I’ve found myself not blogging because all I want to talk about is the election, and it seemed somehow not part of this blog. Plus its probably preaching to the choir, which seems a waste of energy, especially now. But if its going to kill my blog not to, then here we go.
There was a moment that I thought was telling in the event where Obama and McCain spoke with Pastor Rick Warren at Saddleback church last month. Warren asked them each the same question: “Does evil exist, and if it does, do we ignore it, negotiate with it contain it, or do we defeat it?” Obama answered in a way I more or less liked, that we have to be soldiers in the fight against evil, but with a little humility about it, an awareness that much evil has been perpetrated in the name of good. McCain simply said “defeat it” – and the audience roared. Now, it was his audience more than Obama’s, for sure. But McCain’s is the wrong answer, and it’s the seductive answer. What I wanted Obama to say, and McCain for that matter, is “Are you kidding? You do everything you can. Why would you choose one tool for the greatest challenge in human existence? The reality is, you negotiate with it, you contain it, and you defeat it, and the wise man knows which when.” But right now, we still want the kneejerk reaction that we’re going to go out there and kill all the bad guys, Its so stupid, so regressive, so naive, so dangerous.
We’re at such a desperate time, economically, internationally, culturally. I think we need someone who really understands the complexity of what the world is right now, and what America needs to be doing. I think Obama has that – its not about experience, as in years served, its a combination of (a) years served, (b) the world in which those years were served, and (c) insight. I think Obama has emerged in and of a political time in which new lessons are just beginning to be learned. And I think he has the insight to see how things are complicated, to make some important choices. Biden seems to be that as well, despite how much of his career was in an earlier political era.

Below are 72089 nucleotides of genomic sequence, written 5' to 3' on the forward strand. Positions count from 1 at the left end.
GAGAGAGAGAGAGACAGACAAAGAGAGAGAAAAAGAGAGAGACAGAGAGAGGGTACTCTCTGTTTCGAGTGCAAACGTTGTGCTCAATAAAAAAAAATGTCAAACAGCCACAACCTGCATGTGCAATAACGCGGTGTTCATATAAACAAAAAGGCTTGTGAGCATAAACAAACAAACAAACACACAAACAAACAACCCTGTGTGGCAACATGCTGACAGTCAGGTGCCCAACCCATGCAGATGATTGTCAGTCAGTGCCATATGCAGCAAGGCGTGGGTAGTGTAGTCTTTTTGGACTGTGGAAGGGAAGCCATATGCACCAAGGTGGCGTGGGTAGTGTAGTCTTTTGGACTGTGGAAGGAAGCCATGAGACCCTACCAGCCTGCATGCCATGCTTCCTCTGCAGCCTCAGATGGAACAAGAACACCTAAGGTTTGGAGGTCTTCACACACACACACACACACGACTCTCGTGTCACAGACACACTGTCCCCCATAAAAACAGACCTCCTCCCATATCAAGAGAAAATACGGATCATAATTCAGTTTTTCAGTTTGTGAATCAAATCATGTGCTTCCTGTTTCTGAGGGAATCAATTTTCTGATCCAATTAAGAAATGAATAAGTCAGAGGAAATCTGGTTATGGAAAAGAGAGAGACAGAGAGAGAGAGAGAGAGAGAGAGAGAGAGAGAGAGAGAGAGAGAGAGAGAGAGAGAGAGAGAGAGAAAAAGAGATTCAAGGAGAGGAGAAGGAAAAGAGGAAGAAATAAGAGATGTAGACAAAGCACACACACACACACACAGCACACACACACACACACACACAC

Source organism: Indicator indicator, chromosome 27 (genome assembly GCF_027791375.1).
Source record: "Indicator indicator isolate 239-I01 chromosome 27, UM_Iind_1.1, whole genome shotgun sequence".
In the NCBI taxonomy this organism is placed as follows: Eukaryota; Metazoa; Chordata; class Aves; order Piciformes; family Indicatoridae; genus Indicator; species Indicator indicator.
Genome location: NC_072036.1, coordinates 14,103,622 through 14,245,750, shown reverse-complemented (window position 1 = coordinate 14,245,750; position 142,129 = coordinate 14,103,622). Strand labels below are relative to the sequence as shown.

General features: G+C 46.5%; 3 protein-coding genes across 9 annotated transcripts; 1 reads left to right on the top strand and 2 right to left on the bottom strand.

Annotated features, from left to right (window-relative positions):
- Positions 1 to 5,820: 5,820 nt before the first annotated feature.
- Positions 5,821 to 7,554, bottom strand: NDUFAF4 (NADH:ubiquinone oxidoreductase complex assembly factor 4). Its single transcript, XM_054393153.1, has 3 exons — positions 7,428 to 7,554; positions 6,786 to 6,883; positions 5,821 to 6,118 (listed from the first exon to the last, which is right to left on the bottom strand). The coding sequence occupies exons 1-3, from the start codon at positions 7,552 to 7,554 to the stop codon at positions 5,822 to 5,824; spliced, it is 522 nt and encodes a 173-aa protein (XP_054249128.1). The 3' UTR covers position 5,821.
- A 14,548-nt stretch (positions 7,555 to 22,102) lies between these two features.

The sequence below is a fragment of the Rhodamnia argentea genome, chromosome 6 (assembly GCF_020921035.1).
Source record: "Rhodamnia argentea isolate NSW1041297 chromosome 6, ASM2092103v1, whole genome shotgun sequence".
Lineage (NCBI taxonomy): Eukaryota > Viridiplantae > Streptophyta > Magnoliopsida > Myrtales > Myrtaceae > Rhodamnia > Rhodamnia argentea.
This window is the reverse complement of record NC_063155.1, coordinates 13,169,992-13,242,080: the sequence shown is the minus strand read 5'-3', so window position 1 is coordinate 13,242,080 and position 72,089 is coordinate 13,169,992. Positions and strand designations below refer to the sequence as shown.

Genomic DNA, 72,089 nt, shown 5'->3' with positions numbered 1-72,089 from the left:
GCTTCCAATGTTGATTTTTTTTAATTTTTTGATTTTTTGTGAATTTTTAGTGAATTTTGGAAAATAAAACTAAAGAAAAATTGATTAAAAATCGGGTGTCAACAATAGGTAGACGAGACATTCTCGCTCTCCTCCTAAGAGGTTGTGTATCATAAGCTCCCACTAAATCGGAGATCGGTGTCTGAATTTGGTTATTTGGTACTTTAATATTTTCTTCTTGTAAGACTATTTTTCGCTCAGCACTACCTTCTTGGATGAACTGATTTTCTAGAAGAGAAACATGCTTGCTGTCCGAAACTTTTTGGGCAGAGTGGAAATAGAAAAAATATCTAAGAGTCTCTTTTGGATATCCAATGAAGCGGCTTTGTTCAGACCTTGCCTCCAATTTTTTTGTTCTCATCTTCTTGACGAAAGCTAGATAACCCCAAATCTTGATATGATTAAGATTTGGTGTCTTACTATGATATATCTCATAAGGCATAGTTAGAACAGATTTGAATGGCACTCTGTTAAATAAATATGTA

I thought McCain had it too, once, I really did; but he has spun out in the last two years as a reactionary dressed as a stern realist, with a worldview that has become entirely militarized. He used to be a smart politician, with his focus on making government better, and I admired him for it. But now, and I feel bad saying this, I think the current political climate summons up his POW mindset, where the world seems an essentially dangerous place. (It is, but you can’t let that become fear or hubris or demagoguery.) Palin’s worse. She’s a product of her time, which is even more recent: a panicky, fundamentalist post-9/11 moment that lets her lean on the fear that the terrorist attacks produced and use it to trade complexity for moral certitude, even when the world speaks otherwise. She’s an unprepared, evangelical, anti-science, hyperconservative, deceitful fundamentalist. Really, how dare he — McCain has thirty years in goverment, plenty of time to really know who among his colleagues would be a great leader — even from his side of the aisle.
I feel like its long overdue for the US to take a deep breath, and accept the following facts. (a) It’s a violent world, where our enemies are elusive and dangerous, (b) it’s a complex world, where our actions, however justified, have ripple effects, (c) it’s a messy world, where there simply are no easy solutions, and (d) it’s a world-in-progress, where we can’t just drop everything and go on a revenge crusade, and forget that we’ve got to keep our society running, our economy functioning, our children learning, our society healthy, our knowledge growing, and our eyes open. McCain and Palin are exactly the two wrong answers for this moment: he’s a well-informed but unyielding Cold Warrior who urges us unrealistically to simply extinguish our foes, and recently wrapped in the icky neo-con self-assuredness about good and evil; she’s a uninformed zealot who hides her extremism under an aw-shucks small-town America values pitch.
McCain-Palin is a reversal of the last ticket; it’s Cheney-Bush.
(Thanks to Gary Kamiya’s terrific Salon article for noting the Palin = Bush equation so forcefully.)